According to the UNU publication [1], as regards compensation, "the loss of life and health cannot be compensated with money or other material goods. But for those who are victimized by the system, it is necessary to provide living expenses and to guarantee medical treatment. In the case of the Mitsui Miike coal-mine explosion the victims received very poor compensation. For the 458 deaths, compensation was set at 500,000 yen ($1,400 at an exchange rate of 360 yen to the dollar at the time), i.e. 400,000 yen ($1,120) for condolence money and 100,000 yen ($480) for the funeral costs. The initial proposal by the company was 100,000 yen ($480) per death, but the Miike mine labour union demanded one million yen ($2,800), and the negotiations concluded at the 400,000 yen ($1,120) level.

Up to that time the mining companies had not paid any money to victims' families when a death occurred. This understanding among mine-owners was brought into question when the Miike mine union demanded compensation. The executives of the union thought that the one million yen ($2,800) demand was rather high, as did the Sohyo (National Organization of Labour Unions), and in this regard the Miike mine workers were heavily criticized even by their own union organizations. This is a reflection of just how cheap life is when it comes to the profit-oriented use of working people."
Type of PopulationUrban
Potential Affected Population1400 dead and wounded
Start Date09/11/1963
Company Names or State EnterprisesMitsui & Co Ltd from Japan
Environmental justice organisations and other supportersSohyo (National Organization of Labour Unions)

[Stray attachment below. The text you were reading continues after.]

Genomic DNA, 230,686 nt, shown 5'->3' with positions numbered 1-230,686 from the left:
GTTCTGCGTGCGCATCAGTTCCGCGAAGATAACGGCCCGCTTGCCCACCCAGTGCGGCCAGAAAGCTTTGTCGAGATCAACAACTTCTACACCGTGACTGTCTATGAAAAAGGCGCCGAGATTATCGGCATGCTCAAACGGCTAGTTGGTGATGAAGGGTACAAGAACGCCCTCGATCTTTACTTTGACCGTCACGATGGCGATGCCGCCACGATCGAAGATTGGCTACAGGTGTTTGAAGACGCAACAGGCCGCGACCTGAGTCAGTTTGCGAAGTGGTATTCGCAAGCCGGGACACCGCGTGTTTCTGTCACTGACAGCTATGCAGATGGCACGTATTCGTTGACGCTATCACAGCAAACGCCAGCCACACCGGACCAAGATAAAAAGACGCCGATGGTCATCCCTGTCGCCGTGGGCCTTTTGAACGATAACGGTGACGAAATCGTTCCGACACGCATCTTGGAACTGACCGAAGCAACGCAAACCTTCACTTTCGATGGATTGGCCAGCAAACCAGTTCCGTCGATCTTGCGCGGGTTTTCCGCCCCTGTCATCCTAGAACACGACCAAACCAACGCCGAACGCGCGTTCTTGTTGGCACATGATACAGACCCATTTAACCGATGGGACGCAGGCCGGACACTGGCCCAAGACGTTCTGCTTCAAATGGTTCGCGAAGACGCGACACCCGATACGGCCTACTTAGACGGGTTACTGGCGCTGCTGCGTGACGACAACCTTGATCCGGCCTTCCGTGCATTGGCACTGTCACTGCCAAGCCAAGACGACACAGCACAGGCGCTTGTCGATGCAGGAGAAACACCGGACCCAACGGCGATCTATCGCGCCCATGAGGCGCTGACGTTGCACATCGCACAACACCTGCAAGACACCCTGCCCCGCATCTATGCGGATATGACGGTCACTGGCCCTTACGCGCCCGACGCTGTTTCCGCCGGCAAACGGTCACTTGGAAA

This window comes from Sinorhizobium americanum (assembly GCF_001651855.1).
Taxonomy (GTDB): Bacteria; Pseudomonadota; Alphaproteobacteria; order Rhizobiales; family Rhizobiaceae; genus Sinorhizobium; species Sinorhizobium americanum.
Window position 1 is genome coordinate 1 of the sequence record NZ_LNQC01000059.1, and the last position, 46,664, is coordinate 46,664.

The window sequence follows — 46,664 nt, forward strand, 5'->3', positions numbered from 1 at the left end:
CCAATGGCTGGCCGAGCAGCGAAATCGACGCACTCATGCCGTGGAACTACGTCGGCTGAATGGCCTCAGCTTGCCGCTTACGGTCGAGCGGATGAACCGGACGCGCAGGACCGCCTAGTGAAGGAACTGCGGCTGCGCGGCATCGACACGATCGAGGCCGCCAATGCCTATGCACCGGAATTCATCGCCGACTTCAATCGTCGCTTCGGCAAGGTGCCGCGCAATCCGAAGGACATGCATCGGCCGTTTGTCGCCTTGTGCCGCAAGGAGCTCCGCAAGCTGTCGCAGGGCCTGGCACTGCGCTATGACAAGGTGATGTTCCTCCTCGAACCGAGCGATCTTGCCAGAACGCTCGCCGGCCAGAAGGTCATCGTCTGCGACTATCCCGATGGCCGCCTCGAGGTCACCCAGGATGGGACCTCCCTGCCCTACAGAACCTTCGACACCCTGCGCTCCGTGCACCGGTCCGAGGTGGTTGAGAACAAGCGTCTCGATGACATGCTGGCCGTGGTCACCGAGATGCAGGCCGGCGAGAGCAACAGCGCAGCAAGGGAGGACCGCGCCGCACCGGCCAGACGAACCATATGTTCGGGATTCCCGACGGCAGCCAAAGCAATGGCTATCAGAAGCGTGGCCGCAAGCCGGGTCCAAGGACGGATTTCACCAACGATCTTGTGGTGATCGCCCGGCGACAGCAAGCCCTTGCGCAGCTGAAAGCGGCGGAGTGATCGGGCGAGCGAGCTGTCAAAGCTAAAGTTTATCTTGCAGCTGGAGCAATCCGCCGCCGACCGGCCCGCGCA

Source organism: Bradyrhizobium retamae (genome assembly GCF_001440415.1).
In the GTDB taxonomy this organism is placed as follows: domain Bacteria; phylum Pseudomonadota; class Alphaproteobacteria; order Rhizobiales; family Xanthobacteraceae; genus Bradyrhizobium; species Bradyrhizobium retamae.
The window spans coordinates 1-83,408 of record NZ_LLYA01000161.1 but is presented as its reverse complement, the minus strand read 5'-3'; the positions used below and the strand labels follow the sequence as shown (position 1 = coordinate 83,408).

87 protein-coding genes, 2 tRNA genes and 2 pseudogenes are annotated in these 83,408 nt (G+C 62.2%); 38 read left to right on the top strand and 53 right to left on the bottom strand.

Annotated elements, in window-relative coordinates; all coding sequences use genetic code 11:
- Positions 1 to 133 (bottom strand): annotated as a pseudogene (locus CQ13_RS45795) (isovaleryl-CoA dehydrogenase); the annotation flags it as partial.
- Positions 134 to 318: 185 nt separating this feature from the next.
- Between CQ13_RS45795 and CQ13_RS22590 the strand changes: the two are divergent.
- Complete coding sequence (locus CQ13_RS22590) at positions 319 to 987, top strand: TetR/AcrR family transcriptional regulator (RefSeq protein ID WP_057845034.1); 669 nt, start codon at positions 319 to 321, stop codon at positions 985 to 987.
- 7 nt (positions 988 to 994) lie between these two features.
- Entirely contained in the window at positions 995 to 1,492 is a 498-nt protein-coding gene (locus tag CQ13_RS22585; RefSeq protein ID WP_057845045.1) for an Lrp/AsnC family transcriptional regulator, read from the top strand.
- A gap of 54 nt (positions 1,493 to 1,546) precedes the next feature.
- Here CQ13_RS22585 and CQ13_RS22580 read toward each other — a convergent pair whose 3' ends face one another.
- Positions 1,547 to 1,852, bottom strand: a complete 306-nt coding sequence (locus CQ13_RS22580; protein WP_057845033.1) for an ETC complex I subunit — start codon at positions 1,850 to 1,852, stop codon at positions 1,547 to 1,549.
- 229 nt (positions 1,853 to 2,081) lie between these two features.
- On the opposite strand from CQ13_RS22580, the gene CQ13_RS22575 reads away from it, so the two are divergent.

The Conflict and the Mobilization
Intensity of Conflict (at highest level)LOW (some local organising)
When did the mobilization beginMobilization for reparations once impacts have been felt
Groups MobilizingIndustrial workers
Trade unions
Forms of MobilizationLawsuits, court cases, judicial activism
Refusal of compensation
There was a debate on the amount of compensation to be paid for loss of life and injuries.
Environmental ImpactsVisible: Fires, Other Environmental impacts, Air pollution
OtherCoal dust explosion
Health ImpactsVisible: Accidents, Occupational disease and accidents, Deaths
Socio-economic ImpactsVisible: Violations of human rights, Lack of work security, labour absenteeism, firings, unemployment, Loss of livelihood
Project StatusStopped
Pathways for conflict outcome / responseCompensation
Project cancelled
Development of AlternativesCoal mining stopped in Omuta in 1997 (years after the terrible accident), because of change in the energy matrix of Japan.
Do you consider this as a success?No
Why? Explain briefly.A major industrial disaster, the second largest coal mining explosion in Japan's history. Small compensations paid to families.
Sources and Materials

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A collection of the world's worst coal mining disasters. ("The Mitsui Miike coal mine explosion on 9 November 1963, was the second deadliest coal mining disaster in Japan after the Mitsubishi Hojyo Coal Mine Disaster in 1914").
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[1] The Miike coal-mine explosion (UN University publication on environmental problems in Japan, Takeshi Hayashi Project Co-ordinator)
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[3]The Japan Times, 9 Nov. 2013
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Media Links

Full report in The Japan Times of a historical film on the Miike coal mine made by Hiroko Kumagai, “Miike — Owaranai Yama no Monogatari” (“Echoes from the Miike Mine”)
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"This documentary by Hiroko Kumagai confronts the infamous Miike mine and 150 years of forced labor, strikes and explosions that modern Japan is still trying to forget."
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Other Documents

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Meta Information
ContributorJMA (suggested by Kenichi Matsui)
Last update23/12/2016